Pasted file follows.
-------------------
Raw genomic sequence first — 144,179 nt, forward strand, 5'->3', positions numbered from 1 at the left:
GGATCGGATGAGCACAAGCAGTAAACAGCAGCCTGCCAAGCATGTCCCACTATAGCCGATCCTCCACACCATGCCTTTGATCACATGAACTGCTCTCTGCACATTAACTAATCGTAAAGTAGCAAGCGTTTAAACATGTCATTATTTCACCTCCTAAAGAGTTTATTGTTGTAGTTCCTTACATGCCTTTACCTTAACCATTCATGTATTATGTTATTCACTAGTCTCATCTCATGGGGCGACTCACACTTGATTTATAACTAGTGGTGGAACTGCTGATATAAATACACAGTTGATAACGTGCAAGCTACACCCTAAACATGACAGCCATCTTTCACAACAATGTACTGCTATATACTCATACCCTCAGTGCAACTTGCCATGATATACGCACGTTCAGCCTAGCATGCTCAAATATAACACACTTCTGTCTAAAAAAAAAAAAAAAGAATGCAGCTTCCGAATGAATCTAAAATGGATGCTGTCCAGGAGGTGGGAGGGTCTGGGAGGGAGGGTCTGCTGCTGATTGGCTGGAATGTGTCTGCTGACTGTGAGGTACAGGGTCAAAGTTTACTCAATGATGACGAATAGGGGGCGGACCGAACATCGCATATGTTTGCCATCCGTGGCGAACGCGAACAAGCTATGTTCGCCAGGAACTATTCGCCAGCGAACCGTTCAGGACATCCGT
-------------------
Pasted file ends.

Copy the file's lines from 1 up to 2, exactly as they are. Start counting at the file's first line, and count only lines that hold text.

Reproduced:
Raw genomic sequence first — 144,179 nt, forward strand, 5'->3', positions numbered from 1 at the left:
GGATCGGATGAGCACAAGCAGTAAACAGCAGCCTGCCAAGCATGTCCCACTATAGCCGATCCTCCACACCATGCCTTTGATCACATGAACTGCTCTCTGCACATTAACTAATCGTAAAGTAGCAAGCGTTTAAACATGTCATTATTTCACCTCCTAAAGAGTTTATTGTTGTAGTTCCTTACATGCCTTTACCTTAACCATTCATGTATTATGTTATTCACTAGTCTCATCTCATGGGGCGACTCACACTTGATTTATAACTAGTGGTGGAACTGCTGATATAAATACACAGTTGATAACGTGCAAGCTACACCCTAAACATGACAGCCATCTTTCACAACAATGTACTGCTATATACTCATACCCTCAGTGCAACTTGCCATGATATACGCACGTTCAGCCTAGCATGCTCAAATATAACACACTTCTGTCTAAAAAAAAAAAAAAAGAATGCAGCTTCCGAATGAATCTAAAATGGATGCTGTCCAGGAGGTGGGAGGGTCTGGGAGGGAGGGTCTGCTGCTGATTGGCTGGAATGTGTCTGCTGACTGTGAGGTACAGGGTCAAAGTTTACTCAATGATGACGAATAGGGGGCGGACCGAACATCGCATATGTTTGCCATCCGTGGCGAACGCGAACAAGCTATGTTCGCCAGGAACTATTCGCCAGCGAACCGTTCAGGACATCCGT